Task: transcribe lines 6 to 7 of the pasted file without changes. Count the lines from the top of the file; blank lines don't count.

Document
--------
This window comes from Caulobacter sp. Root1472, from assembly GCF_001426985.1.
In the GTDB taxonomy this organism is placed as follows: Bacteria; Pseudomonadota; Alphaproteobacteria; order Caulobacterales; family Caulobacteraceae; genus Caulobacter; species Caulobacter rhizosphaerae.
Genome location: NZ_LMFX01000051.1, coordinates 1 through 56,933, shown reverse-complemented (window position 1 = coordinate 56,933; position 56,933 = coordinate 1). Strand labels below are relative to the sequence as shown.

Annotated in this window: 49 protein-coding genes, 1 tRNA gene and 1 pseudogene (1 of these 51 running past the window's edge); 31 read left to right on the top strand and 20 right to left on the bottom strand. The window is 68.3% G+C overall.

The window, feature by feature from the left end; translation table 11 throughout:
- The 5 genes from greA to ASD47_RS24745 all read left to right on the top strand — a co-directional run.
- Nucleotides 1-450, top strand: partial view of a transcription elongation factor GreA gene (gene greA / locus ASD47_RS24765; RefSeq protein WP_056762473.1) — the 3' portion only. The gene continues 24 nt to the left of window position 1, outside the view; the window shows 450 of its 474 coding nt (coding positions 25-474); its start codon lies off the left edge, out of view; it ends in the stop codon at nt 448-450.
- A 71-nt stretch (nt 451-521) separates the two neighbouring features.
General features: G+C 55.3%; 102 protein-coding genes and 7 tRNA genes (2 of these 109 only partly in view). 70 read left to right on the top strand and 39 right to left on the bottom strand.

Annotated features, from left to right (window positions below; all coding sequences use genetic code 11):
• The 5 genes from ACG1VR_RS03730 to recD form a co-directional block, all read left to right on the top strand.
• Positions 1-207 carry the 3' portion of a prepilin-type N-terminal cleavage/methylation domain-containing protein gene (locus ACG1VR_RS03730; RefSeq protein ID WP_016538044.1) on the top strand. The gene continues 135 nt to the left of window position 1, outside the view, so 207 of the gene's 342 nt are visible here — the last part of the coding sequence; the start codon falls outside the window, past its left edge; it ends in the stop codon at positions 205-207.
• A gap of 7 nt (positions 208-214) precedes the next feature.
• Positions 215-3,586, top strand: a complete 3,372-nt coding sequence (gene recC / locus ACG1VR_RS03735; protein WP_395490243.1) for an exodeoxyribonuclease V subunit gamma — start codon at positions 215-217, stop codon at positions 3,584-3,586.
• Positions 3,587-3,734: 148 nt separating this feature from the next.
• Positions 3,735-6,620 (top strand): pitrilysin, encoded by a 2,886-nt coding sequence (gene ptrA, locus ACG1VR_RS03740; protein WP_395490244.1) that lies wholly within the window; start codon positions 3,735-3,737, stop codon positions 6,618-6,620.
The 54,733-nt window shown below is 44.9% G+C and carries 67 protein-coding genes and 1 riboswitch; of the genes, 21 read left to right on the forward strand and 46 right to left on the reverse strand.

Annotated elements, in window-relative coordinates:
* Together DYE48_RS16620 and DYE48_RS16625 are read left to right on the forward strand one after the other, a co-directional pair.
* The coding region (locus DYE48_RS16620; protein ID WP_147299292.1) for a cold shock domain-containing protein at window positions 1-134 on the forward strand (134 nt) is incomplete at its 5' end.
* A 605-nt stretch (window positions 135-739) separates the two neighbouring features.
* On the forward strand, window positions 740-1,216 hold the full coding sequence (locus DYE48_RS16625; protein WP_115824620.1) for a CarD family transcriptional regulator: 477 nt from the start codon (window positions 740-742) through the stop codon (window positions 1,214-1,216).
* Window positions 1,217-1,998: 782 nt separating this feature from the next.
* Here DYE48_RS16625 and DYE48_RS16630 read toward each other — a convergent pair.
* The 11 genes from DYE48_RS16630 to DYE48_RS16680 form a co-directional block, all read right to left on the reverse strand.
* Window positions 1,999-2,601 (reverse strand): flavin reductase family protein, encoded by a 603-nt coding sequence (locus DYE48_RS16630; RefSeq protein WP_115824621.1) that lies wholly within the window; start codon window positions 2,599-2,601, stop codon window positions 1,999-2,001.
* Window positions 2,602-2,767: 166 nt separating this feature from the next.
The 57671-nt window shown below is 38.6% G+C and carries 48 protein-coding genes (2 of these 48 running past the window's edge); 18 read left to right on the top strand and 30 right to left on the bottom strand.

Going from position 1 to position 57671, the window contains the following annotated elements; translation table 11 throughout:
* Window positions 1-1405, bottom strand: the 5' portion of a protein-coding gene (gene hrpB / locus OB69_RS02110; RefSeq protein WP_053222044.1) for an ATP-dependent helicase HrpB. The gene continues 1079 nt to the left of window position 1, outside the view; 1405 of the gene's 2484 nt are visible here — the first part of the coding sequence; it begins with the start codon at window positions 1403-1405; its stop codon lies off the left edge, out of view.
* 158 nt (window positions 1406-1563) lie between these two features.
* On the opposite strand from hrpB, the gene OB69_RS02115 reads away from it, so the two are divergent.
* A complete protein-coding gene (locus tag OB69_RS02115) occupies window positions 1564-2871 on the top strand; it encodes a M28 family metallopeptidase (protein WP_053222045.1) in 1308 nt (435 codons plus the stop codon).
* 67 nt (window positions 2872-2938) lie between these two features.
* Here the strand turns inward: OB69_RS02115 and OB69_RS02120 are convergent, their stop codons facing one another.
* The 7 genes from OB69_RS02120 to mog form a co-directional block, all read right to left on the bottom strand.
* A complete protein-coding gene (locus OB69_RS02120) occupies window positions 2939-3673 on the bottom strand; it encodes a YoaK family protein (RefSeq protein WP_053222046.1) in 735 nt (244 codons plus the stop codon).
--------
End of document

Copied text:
- The 5 genes from greA to ASD47_RS24745 all read left to right on the top strand — a co-directional run.
- Nucleotides 1-450, top strand: partial view of a transcription elongation factor GreA gene (gene greA / locus ASD47_RS24765; RefSeq protein WP_056762473.1) — the 3' portion only. The gene continues 24 nt to the left of window position 1, outside the view; the window shows 450 of its 474 coding nt (coding positions 25-474); its start codon lies off the left edge, out of view; it ends in the stop codon at nt 448-450.